The research also shows the importance of the leader’s heart. “The spiritual health of the leader in the congregation is key,” Sidebotham says. “Too often clergy lose touch with their first love, with the reasons that they were drawn to ordained ministry. These challenges can have a negative effect on a church’s vitality.”

The data for the report come from the congregations who have taken part in the RenewalWorks process. This process

  • Invites congregants to take an extensive online survey of their beliefs, attitudes, and practices
  • Leads a team through four workshops to understand the findings and to implement a plan in response
  • Empowers leaders to create a culture of discipleship in their congregations


“What’s brilliant about RenewalWorks is that it is diagnostic, not prescriptive,” Gunn says. “There’s no gimmick here. The process tells leaders where people are, and then lay and clergy leaders can work together to offer opportunities for growth and depth.”

RenewalWorks is a ministry of Forward Movement, which is a ministry of the Episcopal Church. Known widely for its flagship devotional, Forward Day by Day, Forward Movement inspires disciples and empowers evangelists through digital resources, websites, printed materials, and conferences. Learn more about RenewalWorks at www.renewalworks.org or Forward Movement at www.forwardmovement.org.

The Good Book Club: Reading God’s Word Together

By Richelle Thompson
Forward Movement Deputy Director and Managing Editor

Reading scripture changes us. Encounters with God and God’s word transform us. Every time. Whether we’re looking for answers or think we’re doing just fine on our own, God’s word still speaks.

This fundamental and profound truth lies at the heart of the Good Book Club, Forward Movement’s invitation to the church to read the Book of Luke and the Acts of the Apostles together throughout the seasons of Lent and Easter. We believe engaging in scripture brings us into deeper relationship with our Savior—and that reading God’s word together will bring us into closer relationship with one another.

Throughout Lent and Easter, Forward Day by Day will move through Luke and Acts instead of our regular practice of following the lectionary. (Don’t worry: We’ll still offer the lectionary readings on our website.) I am honored to be one of the four featured writers during this time period, alongside talented, faithful colleagues, the Rev. Lindsay Hardin Freeman (March), the Rev. Marcus Halley (April), and Miguel Escobar (May). As always, our Forward Day by Day meditations will be available in Spanish, as a podcast, online, on an app, in Braille, and large print.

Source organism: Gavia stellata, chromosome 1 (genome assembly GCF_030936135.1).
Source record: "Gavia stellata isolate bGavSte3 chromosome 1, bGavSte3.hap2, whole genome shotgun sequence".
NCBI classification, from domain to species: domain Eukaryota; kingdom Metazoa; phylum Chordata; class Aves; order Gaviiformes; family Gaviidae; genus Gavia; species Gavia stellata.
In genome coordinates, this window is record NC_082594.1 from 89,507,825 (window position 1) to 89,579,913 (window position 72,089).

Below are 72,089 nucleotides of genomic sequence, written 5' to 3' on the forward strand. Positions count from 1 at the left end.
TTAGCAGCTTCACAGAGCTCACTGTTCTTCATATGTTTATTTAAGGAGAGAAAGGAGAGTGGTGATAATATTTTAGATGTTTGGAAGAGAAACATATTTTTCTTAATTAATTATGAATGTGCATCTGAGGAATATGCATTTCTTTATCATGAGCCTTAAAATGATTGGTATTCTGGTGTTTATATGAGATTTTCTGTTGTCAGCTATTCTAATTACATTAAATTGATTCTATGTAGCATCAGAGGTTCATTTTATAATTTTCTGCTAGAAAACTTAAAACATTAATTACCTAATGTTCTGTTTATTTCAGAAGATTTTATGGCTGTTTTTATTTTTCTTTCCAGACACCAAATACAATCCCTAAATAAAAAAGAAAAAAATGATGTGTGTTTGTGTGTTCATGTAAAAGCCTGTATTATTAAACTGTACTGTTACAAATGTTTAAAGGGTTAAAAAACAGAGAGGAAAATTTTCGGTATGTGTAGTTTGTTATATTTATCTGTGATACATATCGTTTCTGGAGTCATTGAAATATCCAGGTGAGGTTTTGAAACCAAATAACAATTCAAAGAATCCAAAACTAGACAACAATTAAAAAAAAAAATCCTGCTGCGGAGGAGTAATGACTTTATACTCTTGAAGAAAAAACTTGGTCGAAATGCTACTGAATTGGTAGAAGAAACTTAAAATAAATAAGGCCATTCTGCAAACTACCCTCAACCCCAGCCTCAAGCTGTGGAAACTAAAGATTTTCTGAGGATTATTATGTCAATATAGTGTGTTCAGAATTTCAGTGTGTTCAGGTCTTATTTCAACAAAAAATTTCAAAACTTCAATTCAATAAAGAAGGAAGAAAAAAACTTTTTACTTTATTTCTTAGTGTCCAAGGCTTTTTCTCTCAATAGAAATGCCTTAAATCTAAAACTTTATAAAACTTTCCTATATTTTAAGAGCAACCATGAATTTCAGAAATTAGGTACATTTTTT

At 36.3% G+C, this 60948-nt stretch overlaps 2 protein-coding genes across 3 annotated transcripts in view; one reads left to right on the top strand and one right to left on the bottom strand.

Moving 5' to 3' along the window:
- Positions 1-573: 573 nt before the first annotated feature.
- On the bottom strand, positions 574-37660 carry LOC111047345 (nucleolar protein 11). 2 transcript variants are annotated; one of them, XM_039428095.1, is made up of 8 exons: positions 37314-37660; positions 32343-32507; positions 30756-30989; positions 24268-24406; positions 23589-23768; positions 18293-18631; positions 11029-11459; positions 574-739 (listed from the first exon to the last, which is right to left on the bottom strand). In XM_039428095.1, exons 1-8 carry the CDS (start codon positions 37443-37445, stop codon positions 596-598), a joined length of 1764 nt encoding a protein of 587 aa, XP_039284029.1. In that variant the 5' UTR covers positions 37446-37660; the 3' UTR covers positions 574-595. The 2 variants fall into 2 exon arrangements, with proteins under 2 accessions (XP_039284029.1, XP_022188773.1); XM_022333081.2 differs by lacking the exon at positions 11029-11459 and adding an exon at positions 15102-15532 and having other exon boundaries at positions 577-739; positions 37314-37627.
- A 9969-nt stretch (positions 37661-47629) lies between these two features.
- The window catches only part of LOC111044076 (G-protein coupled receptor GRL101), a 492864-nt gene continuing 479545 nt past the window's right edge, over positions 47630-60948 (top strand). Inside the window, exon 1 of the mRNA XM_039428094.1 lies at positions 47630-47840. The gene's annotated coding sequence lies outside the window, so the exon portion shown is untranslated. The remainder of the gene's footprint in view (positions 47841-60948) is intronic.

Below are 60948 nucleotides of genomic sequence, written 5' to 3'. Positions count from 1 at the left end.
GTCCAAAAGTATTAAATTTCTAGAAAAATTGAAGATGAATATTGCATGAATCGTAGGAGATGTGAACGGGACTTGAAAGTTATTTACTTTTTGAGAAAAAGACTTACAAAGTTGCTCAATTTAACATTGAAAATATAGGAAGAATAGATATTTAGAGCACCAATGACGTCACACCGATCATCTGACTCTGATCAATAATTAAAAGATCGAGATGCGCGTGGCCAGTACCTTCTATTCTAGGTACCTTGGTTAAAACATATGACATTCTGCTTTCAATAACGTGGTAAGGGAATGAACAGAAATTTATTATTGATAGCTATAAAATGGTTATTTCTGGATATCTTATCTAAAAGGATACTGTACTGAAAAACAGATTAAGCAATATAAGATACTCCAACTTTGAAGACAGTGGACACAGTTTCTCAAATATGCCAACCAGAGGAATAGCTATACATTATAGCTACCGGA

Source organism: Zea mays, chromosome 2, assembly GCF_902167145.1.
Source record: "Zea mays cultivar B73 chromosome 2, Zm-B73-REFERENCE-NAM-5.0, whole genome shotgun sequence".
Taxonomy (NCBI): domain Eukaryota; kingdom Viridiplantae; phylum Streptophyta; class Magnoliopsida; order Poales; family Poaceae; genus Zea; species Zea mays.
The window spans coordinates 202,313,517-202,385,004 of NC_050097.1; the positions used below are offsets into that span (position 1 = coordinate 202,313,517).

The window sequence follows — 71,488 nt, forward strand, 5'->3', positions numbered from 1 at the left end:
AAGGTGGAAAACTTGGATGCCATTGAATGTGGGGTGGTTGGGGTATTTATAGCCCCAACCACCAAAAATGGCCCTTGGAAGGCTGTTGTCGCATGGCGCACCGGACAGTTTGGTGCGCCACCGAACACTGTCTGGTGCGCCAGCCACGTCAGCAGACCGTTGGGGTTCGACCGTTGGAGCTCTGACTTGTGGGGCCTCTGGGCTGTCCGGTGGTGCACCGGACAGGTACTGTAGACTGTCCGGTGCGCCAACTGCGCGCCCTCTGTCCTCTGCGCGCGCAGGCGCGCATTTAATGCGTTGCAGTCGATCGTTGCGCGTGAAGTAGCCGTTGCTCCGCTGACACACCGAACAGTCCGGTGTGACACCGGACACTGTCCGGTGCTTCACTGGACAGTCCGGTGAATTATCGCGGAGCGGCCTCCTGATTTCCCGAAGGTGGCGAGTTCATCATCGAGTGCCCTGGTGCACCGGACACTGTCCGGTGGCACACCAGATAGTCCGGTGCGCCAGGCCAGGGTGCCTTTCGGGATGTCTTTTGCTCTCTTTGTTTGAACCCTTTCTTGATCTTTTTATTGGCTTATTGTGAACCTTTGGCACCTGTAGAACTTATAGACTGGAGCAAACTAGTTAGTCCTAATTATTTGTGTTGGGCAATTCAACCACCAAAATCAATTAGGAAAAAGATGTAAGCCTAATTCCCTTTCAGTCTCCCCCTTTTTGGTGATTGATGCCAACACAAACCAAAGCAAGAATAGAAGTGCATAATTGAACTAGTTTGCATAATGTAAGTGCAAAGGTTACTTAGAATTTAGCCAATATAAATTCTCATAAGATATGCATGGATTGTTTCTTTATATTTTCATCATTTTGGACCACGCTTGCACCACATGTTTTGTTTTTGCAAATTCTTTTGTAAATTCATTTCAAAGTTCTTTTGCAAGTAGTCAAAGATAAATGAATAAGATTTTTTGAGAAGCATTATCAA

In addition, we will offer free downloadable Bible studies for individuals and congregations to explore some of the stories in more depth. We continue the Bible Challenge series with A Journey with Luke and the newly released A Journey through Acts, daily meditations by noted theologians and faith leaders from around the world. With RenewalWorks, we also present a Good Book Club calendar featuring the inspirational and thought-provoking cartoons of the Rev. Jay Sidebotham.

Reading scripture is both deeply personal and an act of community. We invited Episcopal organizations from across the church to partner in the Good Book Club initiative. The response was overwhelming. More than twenty-five organizations stepped up to partner with Forward Movement, committing time and talent to develop resources for the wider church. Presiding Bishop Michael Curry issued a video invitation for all Episcopalians to join the Good Book Club. In my twenty years of local, diocesan, and church-wide work, I have never seen so many organizations come together for common cause. God is doing a new thing indeed.

Episcopal Migration Ministries will offer a special podcast, featuring voices from across the U.S., the church, and the immigrant and refugee community. A blog will accompany the podcast featuring written reflections, art, photography, music, and videos from podcast guests and others. ChurchNext has developed a free, five-course video curriculum for Lent called Luke the Liberator. United Thank Offering (UTO) has prepared a downloadable booklet with meditations on the readings, questions for personal reflection or group discussion, space to keep a gratitude journal, and a story of a ministry supported by UTO. Forma will offer a weekly Faith-at-Home series, featuring reflections and activities for families, and Building Faith will publish a series of articles to help Christian educators and parents read and study Luke and Acts with children and teens. These are just a sampling of the wide variety of resources that offer an opportunity for people to engage wherever they are—geographically, spiritually, emotionally. A full list of the partners is featured below, and links to the resources can be found at www.goodbookclub.org.